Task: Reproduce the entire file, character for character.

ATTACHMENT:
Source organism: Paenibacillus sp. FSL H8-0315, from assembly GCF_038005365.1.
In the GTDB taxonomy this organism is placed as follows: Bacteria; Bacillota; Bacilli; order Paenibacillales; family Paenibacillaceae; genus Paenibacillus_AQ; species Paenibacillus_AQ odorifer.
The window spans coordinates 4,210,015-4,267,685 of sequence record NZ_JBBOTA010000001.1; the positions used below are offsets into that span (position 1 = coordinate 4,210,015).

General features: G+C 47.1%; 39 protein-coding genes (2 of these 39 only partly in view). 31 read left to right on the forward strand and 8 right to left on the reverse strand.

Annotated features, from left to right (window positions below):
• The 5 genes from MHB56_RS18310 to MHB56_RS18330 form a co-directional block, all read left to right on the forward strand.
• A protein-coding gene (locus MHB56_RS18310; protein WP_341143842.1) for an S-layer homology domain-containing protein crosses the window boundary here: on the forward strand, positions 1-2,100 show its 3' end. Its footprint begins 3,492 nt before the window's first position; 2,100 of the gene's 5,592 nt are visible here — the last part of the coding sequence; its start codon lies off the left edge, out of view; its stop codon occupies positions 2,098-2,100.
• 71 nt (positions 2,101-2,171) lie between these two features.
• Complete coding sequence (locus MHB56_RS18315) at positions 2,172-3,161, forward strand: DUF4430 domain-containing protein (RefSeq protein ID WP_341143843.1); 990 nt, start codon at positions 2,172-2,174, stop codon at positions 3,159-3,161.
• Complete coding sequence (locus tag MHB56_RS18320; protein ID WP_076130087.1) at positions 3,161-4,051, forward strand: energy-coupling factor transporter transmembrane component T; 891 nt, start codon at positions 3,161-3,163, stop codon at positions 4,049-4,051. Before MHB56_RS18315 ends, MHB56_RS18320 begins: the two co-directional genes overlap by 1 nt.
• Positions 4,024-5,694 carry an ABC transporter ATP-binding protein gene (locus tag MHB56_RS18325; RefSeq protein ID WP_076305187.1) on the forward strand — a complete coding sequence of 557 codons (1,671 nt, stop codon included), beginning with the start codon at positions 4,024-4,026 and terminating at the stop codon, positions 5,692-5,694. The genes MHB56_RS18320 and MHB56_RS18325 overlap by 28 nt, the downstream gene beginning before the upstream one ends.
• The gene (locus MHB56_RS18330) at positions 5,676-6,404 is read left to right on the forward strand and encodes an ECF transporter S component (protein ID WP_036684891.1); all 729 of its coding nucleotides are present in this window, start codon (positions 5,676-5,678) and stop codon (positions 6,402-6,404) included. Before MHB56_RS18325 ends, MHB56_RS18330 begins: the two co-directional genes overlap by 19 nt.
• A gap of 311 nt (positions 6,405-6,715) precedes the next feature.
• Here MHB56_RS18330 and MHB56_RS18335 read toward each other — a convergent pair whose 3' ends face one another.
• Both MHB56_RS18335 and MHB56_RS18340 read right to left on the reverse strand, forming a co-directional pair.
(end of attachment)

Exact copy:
Source organism: Paenibacillus sp. FSL H8-0315, from assembly GCF_038005365.1.
In the GTDB taxonomy this organism is placed as follows: Bacteria; Bacillota; Bacilli; order Paenibacillales; family Paenibacillaceae; genus Paenibacillus_AQ; species Paenibacillus_AQ odorifer.
The window spans coordinates 4,210,015-4,267,685 of sequence record NZ_JBBOTA010000001.1; the positions used below are offsets into that span (position 1 = coordinate 4,210,015).

General features: G+C 47.1%; 39 protein-coding genes (2 of these 39 only partly in view). 31 read left to right on the forward strand and 8 right to left on the reverse strand.

Annotated features, from left to right (window positions below):
• The 5 genes from MHB56_RS18310 to MHB56_RS18330 form a co-directional block, all read left to right on the forward strand.
• A protein-coding gene (locus MHB56_RS18310; protein WP_341143842.1) for an S-layer homology domain-containing protein crosses the window boundary here: on the forward strand, positions 1-2,100 show its 3' end. Its footprint begins 3,492 nt before the window's first position; 2,100 of the gene's 5,592 nt are visible here — the last part of the coding sequence; its start codon lies off the left edge, out of view; its stop codon occupies positions 2,098-2,100.
• 71 nt (positions 2,101-2,171) lie between these two features.
• Complete coding sequence (locus MHB56_RS18315) at positions 2,172-3,161, forward strand: DUF4430 domain-containing protein (RefSeq protein ID WP_341143843.1); 990 nt, start codon at positions 2,172-2,174, stop codon at positions 3,159-3,161.
• Complete coding sequence (locus tag MHB56_RS18320; protein ID WP_076130087.1) at positions 3,161-4,051, forward strand: energy-coupling factor transporter transmembrane component T; 891 nt, start codon at positions 3,161-3,163, stop codon at positions 4,049-4,051. Before MHB56_RS18315 ends, MHB56_RS18320 begins: the two co-directional genes overlap by 1 nt.
• Positions 4,024-5,694 carry an ABC transporter ATP-binding protein gene (locus tag MHB56_RS18325; RefSeq protein ID WP_076305187.1) on the forward strand — a complete coding sequence of 557 codons (1,671 nt, stop codon included), beginning with the start codon at positions 4,024-4,026 and terminating at the stop codon, positions 5,692-5,694. The genes MHB56_RS18320 and MHB56_RS18325 overlap by 28 nt, the downstream gene beginning before the upstream one ends.
• The gene (locus MHB56_RS18330) at positions 5,676-6,404 is read left to right on the forward strand and encodes an ECF transporter S component (protein ID WP_036684891.1); all 729 of its coding nucleotides are present in this window, start codon (positions 5,676-5,678) and stop codon (positions 6,402-6,404) included. Before MHB56_RS18325 ends, MHB56_RS18330 begins: the two co-directional genes overlap by 19 nt.
• A gap of 311 nt (positions 6,405-6,715) precedes the next feature.
• Here MHB56_RS18330 and MHB56_RS18335 read toward each other — a convergent pair whose 3' ends face one another.
• Both MHB56_RS18335 and MHB56_RS18340 read right to left on the reverse strand, forming a co-directional pair.